Called natto, this stinky dish is lesser known in Europe, but some Japanese (sushi) restaurants offer it as part of their menu and some Asian supermarkets stock it as well.
Natto has a long history as a super food. This little-known Eastern health secret has been a staple in the Japanese diet for more than 1,000 years.
Nutritionally, natto does have a lot to offer. A serving provides the same amount of protein as a similar amount of beef, but with fewer calories.
Natto is a fermented soy food with a distinctive, powerful smell that has been described as similar in pungency to fermented ripe cheese. Or worse, like foot odour mixed with paint thinner.
While some love the taste and will eat it on its own, it's often served with condiments such as sliced green onions, wasabi or pickled ginger.
As a dish it often comes wrapped in rice and seaweed. In Japan, many eat natto at breakfast with rice and, sometimes, with mustard, soy sauce, broth, vegetables or a raw egg.
Natto is a food that divides Japan: half of the Japanese population hates it while the other half likes it.
Natto may not sound that appealing if you aren't a fan of funky flavours, but the growing body of research supporting its health benefits certainly is.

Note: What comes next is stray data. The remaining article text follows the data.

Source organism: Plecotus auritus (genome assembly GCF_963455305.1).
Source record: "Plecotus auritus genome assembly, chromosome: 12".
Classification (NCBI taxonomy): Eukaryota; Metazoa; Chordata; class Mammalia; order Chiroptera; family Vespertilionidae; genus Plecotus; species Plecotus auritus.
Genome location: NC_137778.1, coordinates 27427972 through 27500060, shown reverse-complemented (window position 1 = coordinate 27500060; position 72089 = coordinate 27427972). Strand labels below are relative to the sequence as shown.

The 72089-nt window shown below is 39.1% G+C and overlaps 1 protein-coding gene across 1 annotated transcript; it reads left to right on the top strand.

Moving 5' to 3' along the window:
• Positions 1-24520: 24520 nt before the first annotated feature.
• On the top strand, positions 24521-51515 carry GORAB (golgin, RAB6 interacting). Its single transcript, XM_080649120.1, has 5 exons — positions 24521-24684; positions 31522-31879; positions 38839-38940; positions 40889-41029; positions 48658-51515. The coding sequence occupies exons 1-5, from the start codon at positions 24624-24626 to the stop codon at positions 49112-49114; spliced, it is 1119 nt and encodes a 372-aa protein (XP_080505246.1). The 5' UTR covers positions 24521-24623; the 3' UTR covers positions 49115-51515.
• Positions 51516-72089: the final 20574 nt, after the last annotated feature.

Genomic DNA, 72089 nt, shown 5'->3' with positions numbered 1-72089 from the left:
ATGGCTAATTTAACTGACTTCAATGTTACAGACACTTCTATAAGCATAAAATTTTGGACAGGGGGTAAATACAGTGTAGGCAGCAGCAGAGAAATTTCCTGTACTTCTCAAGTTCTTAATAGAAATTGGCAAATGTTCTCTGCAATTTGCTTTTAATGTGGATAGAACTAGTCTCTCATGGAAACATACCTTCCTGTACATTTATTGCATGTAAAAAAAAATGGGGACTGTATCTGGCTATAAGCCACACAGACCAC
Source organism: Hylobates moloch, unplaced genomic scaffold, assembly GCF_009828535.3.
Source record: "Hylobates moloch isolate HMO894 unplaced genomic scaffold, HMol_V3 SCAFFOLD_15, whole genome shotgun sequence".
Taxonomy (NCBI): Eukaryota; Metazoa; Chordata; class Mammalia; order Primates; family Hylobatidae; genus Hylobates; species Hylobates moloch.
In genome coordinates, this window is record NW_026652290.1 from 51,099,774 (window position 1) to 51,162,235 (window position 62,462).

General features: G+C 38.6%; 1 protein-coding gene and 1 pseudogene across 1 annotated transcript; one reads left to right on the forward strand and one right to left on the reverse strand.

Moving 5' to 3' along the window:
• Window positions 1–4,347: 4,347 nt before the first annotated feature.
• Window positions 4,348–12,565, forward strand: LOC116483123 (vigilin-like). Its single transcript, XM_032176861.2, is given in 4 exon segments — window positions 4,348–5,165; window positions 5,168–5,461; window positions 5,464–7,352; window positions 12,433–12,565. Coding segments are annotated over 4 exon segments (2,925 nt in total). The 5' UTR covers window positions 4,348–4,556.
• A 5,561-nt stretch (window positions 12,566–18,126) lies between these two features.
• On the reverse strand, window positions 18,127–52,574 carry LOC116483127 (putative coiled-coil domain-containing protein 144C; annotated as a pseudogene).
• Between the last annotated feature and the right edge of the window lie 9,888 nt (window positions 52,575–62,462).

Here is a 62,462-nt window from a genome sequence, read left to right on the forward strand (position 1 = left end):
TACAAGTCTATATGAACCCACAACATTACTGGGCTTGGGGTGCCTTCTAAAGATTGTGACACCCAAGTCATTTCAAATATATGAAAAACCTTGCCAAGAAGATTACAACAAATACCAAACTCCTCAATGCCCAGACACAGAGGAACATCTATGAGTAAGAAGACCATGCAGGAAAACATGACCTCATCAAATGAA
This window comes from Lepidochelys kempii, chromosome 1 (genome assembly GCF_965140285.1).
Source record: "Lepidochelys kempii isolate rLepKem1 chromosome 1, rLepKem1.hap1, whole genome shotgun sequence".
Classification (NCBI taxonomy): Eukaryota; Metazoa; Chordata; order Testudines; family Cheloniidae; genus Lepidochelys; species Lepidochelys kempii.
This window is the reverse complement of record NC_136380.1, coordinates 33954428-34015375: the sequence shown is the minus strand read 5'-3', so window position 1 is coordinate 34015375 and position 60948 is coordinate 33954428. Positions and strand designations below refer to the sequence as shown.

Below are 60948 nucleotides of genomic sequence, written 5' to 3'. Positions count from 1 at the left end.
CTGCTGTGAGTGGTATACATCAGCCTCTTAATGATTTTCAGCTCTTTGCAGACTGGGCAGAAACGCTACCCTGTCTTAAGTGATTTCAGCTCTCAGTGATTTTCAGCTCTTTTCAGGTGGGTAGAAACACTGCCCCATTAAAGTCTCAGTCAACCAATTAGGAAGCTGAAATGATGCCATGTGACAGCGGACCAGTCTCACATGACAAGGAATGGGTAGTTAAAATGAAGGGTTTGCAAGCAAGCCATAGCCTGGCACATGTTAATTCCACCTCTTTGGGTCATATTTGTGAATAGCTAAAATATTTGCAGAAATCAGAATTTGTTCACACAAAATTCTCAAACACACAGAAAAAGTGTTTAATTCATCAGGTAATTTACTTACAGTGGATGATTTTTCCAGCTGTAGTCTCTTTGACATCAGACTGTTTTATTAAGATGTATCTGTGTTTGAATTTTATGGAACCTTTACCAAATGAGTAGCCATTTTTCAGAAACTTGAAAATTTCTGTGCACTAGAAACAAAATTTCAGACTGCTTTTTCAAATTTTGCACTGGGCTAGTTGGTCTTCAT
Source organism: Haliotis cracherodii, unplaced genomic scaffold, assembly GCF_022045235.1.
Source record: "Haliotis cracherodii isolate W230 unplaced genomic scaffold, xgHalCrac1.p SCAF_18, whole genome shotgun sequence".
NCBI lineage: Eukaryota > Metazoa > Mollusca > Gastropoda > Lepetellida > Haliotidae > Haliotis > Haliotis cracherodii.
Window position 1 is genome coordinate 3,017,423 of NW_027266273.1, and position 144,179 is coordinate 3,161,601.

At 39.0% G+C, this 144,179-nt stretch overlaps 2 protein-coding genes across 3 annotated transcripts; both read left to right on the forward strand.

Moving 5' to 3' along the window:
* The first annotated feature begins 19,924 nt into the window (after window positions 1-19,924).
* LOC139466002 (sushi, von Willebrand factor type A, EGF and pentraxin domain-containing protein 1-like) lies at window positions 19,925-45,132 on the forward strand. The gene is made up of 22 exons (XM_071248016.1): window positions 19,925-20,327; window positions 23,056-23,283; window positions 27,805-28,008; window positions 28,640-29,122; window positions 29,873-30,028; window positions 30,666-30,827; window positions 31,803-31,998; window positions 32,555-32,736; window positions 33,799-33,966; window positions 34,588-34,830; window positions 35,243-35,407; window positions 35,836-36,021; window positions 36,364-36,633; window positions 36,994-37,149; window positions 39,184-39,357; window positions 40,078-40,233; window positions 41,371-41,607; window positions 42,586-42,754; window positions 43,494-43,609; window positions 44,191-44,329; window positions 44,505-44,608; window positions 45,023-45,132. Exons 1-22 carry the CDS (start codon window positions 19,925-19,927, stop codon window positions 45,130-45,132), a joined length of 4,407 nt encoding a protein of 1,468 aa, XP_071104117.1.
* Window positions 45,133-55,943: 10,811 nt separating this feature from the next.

Boost energy levels in your body with PQQOur cellular energy comes from mitochondria, which are the powerhouses of the cell. Mitochrondria are the tiny organelles working to produce cellular ATP, the energy currency of any living cells.
take 1 capsule per day, or as directed by your qualified health care professional.
contains per daily serving (1 capsule)
Pyrroloquinoline Quinone 20mg†
† = Recommended Daily Intake not established
active ingredients (pyrroloquinoline quinone), filler (cellulose, vegetable magnesium stearate), anticoagulant (silicon dioxide), capsule (BSE-free bovine gelatin)
store in a cool, dry place
keep out of reach of young children
If you have a medical condition, are pregnant, lactating, trying to conceive, under the age of 18, or taking medications, consult your healthcare professional before using this product.
contains no familiar allergens (wheat, gluten, lupin, soy, nuts/tree nuts, celery, mustard, sesame seeds, dairy, egg, fish/shellfish or mollusks)